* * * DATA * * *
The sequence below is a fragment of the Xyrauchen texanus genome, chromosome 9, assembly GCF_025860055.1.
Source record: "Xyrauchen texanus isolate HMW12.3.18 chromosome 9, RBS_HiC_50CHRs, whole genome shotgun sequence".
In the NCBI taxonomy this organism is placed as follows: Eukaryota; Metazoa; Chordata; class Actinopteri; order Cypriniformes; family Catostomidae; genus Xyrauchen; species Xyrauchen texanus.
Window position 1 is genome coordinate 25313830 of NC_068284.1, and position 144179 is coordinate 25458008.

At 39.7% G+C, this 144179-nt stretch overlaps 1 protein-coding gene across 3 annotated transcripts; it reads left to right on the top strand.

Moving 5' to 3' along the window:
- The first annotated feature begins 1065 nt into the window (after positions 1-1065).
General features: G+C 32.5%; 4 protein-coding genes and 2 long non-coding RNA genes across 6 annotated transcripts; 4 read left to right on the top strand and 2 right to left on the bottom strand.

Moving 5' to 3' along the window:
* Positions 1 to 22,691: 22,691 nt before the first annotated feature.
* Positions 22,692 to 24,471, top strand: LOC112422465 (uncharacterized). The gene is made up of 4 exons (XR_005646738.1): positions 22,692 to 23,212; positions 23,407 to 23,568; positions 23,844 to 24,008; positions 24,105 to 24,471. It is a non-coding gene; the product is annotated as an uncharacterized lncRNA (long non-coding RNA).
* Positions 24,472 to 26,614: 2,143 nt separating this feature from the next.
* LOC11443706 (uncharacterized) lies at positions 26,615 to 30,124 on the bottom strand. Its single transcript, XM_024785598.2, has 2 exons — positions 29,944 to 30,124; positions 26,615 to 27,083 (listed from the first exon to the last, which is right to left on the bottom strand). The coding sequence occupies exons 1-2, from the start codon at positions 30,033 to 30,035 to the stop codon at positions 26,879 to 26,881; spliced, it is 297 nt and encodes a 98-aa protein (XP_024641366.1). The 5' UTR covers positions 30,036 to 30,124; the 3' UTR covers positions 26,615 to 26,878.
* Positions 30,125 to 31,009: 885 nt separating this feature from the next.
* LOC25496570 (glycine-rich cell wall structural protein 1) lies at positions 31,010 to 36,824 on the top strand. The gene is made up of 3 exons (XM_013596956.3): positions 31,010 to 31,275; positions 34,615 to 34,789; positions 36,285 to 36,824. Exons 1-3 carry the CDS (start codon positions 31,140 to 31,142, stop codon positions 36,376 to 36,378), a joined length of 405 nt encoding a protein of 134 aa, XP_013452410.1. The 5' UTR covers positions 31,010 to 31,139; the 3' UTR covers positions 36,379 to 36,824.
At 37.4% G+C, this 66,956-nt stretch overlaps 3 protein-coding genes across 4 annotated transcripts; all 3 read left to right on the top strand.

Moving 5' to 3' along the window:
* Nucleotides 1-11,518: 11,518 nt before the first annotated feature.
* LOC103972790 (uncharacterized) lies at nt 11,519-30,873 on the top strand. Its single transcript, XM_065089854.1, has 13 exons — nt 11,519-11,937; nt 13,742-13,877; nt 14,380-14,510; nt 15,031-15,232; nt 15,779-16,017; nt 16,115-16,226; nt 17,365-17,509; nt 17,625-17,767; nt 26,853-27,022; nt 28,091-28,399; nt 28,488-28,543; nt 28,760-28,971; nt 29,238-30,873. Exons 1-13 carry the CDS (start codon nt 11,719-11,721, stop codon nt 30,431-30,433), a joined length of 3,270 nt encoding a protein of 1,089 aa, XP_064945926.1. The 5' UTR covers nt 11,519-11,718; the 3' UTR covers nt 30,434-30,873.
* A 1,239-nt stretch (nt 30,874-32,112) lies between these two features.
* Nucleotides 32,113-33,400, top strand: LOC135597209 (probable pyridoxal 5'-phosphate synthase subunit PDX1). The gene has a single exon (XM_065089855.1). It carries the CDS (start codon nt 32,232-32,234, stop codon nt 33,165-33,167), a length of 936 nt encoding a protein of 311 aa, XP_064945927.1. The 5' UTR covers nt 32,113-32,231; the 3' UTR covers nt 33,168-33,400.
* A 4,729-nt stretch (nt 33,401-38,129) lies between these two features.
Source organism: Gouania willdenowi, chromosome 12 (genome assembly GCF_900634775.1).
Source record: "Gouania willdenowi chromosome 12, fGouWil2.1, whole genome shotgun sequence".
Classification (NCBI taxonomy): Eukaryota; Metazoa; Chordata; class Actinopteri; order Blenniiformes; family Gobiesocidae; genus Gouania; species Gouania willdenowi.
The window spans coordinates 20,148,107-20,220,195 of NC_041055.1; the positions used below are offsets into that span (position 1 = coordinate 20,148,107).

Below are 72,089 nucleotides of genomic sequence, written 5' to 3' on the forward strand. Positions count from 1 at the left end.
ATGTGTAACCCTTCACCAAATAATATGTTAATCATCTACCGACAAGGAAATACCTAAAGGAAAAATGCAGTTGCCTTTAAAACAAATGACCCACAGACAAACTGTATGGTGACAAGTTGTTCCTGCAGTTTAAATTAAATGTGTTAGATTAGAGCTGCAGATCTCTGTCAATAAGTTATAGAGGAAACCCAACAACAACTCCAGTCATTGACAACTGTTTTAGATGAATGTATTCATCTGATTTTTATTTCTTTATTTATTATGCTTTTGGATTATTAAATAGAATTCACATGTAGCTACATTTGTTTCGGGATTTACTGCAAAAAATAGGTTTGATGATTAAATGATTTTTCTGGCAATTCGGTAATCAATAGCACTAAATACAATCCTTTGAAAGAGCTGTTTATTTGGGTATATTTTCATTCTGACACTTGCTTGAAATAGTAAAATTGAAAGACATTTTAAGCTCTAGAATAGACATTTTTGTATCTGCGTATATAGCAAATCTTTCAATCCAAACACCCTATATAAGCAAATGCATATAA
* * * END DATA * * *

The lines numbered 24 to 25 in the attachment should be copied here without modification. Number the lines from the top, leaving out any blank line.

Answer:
Source record: "Gouania willdenowi chromosome 12, fGouWil2.1, whole genome shotgun sequence".
Classification (NCBI taxonomy): Eukaryota; Metazoa; Chordata; class Actinopteri; order Blenniiformes; family Gobiesocidae; genus Gouania; species Gouania willdenowi.